Sedentary Work Exerting up to 10 pounds (4.5 kg) of force occasionally and/or a negligible amount of force frequently or constantly to lift, carry, push, pull, or otherwise move objects, including the human body. Sedentary work involves sitting most of the time, but may involve walking or standing for brief periods of time. Jobs are sedentary if walking and standing are required only occasionally and other sedentary criteria are met.

Light Work Exerting up to 20 pounds (9.1 kg) of force occasionally and/or up to 10 pounds (4.5 kg) of force frequently, and/or negligible amount of force constantly to move objects. Physical demand requirements are in excess of those for Sedentary Work. Light Work usually requires walking or standing to a significant degree. However, if the use of the arm and/or leg controls requires exertion of forces greater than that for Sedentary Work and the worker sits most the time, the job is rated Light Work.

Medium Work Exerting up to 50 (22.7 kg) pounds of force occasionally, and/or up to 25 pounds (11.3 kg) of force frequently, and/or up to 10 pounds (4.5 kg) of forces constantly to move objects.

Heavy Work Exerting up to 100 pounds (45.4 kg) of force occasionally, and/or up to 50 pounds (22.7 kg) of force frequently, and/or in excess of 20 pounds (9.1 kg) of force constantly to move objects.

Very Heavy Work Exerting in excess of 100 pounds (45.4 kg) of force occasionally, and/or in excess of 50 pounds (22.7 kg) of force frequently, and/or in excess of 20 pounds (9.1 kg) of force constantly to move objects.

Job Classification

In most duration tables, five job classifications are displayed. These job classifications are based on the amount of physical effort required to perform the work. The classifications correspond to the Strength Factor classifications described in the United States Department of Labor's Dictionary of Occupational Titles. The following definitions are quoted directly from that publication.

Sedentary Work Exerting up to 10 pounds (4.5 kg) of force occasionally and/or a negligible amount of force frequently or constantly to lift, carry, push, pull, or otherwise move objects, including the human body. Sedentary work involves sitting most of the time, but may involve walking or standing for brief periods of time. Jobs are sedentary if walking and standing are required only occasionally and other sedentary criteria are met.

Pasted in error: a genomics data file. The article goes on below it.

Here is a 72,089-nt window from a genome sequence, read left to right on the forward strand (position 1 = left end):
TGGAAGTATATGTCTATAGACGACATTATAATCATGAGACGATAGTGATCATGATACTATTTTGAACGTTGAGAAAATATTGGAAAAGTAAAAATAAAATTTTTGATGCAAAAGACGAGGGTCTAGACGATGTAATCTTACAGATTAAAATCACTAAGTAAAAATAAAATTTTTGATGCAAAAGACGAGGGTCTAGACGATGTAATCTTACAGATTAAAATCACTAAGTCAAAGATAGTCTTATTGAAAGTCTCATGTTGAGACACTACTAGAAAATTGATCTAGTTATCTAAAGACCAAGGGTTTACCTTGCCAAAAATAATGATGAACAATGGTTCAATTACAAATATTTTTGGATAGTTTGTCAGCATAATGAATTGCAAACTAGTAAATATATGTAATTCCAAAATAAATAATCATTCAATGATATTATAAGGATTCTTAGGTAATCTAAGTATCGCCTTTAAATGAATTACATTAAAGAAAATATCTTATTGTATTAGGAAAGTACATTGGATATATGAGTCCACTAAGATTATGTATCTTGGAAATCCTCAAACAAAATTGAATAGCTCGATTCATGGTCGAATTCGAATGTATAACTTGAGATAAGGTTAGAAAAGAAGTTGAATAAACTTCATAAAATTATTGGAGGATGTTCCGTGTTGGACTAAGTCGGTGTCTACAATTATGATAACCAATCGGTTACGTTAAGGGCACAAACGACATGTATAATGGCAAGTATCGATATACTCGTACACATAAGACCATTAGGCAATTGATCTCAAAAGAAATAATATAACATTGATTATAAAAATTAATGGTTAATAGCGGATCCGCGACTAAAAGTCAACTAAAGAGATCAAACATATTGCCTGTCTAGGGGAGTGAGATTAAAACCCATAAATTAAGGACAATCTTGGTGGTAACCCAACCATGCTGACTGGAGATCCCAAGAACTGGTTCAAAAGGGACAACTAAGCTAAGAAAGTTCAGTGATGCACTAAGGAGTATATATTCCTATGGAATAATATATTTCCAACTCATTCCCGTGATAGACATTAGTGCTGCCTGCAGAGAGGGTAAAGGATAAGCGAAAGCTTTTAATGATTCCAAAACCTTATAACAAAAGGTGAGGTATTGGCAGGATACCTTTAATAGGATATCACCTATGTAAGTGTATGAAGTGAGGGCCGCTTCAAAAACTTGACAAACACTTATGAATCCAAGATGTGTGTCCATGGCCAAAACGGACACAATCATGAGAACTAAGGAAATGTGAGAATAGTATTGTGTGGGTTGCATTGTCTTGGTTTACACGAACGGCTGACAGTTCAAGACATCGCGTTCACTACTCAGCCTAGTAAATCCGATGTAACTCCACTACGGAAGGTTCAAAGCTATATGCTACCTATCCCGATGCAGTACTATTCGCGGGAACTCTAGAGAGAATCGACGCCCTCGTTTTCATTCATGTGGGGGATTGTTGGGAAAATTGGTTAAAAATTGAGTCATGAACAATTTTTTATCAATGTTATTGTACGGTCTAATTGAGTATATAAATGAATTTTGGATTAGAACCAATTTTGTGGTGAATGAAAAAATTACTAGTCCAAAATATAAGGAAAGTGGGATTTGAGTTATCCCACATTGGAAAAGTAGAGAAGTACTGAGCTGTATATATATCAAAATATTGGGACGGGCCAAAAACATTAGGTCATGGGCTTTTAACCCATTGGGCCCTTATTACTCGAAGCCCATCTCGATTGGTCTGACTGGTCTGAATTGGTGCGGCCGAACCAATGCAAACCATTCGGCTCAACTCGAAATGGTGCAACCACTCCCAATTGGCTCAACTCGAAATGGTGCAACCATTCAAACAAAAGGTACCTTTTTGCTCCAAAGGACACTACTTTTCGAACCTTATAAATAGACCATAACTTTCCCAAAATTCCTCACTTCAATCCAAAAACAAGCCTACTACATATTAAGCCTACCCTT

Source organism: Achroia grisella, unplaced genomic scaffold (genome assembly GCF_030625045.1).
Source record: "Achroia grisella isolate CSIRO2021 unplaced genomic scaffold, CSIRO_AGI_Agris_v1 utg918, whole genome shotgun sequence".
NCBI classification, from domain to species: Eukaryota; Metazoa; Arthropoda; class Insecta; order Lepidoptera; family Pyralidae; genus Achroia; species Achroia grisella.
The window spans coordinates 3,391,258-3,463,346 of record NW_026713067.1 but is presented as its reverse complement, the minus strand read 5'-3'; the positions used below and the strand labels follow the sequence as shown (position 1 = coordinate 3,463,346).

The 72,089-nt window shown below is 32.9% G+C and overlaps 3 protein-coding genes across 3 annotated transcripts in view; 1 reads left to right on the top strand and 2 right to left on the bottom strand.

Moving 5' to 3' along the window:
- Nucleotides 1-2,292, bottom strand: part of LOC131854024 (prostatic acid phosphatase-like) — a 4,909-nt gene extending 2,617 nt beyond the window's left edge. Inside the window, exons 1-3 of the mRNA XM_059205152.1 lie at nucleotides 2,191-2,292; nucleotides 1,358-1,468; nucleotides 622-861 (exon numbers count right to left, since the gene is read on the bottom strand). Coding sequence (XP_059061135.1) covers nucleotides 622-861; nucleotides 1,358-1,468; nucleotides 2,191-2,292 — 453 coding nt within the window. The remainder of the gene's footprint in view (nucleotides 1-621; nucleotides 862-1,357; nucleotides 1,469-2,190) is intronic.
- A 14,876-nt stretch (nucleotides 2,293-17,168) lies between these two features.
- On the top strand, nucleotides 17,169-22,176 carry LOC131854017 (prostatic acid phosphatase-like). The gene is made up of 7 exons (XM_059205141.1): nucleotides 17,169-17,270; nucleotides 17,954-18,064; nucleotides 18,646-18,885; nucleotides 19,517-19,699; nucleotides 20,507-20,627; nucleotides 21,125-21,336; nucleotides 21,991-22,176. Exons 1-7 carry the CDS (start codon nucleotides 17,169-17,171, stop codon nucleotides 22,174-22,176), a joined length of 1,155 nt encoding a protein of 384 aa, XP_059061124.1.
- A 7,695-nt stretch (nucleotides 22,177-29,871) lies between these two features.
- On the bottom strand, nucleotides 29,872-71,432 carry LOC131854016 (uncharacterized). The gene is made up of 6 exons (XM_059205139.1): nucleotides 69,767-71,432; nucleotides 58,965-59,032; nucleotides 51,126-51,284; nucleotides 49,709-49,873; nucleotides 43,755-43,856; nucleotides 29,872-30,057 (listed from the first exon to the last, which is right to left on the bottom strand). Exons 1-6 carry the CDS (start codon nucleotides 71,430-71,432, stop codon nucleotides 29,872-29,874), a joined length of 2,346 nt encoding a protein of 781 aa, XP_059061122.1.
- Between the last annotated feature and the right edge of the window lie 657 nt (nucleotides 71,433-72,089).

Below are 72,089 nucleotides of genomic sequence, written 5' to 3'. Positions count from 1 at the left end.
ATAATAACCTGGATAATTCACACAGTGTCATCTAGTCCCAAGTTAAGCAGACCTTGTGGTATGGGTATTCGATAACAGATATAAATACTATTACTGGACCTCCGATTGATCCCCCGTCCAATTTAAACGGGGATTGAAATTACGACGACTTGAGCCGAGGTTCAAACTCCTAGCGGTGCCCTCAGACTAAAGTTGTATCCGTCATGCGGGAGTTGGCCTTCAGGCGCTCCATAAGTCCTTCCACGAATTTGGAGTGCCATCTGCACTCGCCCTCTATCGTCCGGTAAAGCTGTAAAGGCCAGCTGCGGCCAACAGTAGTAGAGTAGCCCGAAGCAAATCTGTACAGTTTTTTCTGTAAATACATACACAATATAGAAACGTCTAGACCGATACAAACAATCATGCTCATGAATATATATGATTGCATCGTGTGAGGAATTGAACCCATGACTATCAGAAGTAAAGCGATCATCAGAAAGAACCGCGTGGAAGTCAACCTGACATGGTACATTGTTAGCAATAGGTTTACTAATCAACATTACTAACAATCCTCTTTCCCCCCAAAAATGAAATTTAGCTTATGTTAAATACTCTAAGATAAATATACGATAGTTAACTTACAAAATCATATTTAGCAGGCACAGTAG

Light Work Exerting up to 20 pounds (9.1 kg) of force occasionally and/or up to 10 pounds (4.5 kg) of force frequently, and/or negligible amount of force constantly to move objects. Physical demand requirements are in excess of those for Sedentary Work. Light Work usually requires walking or standing to a significant degree. However, if the use of the arm and/or leg controls requires exertion of forces greater than that for Sedentary Work and the worker sits most the time, the job is rated Light Work.

Medium Work Exerting up to 50 (22.7 kg) pounds of force occasionally, and/or up to 25 pounds (11.3 kg) of force frequently, and/or up to 10 pounds (4.5 kg) of forces constantly to move objects.

Heavy Work Exerting up to 100 pounds (45.4 kg) of force occasionally, and/or up to 50 pounds (22.7 kg) of force frequently, and/or in excess of 20 pounds (9.1 kg) of force constantly to move objects.

Very Heavy Work Exerting in excess of 100 pounds (45.4 kg) of force occasionally, and/or in excess of 50 pounds (22.7 kg) of force frequently, and/or in excess of 20 pounds (9.1 kg) of force constantly to move objects.

Fracture, Fingers and Thumb


Related Terms

  • Broken Finger
  • Broken Thumb
  • Fractures of the Phalanges of Hand
  • Phalangeal Fractures

Differential Diagnosis

Specialists

  • Hand Surgeon
  • Occupational Therapist
  • Orthopedic (Orthopaedic) Surgeon
  • Physiatrist (Physical Medicine and Rehabilitation Specialist)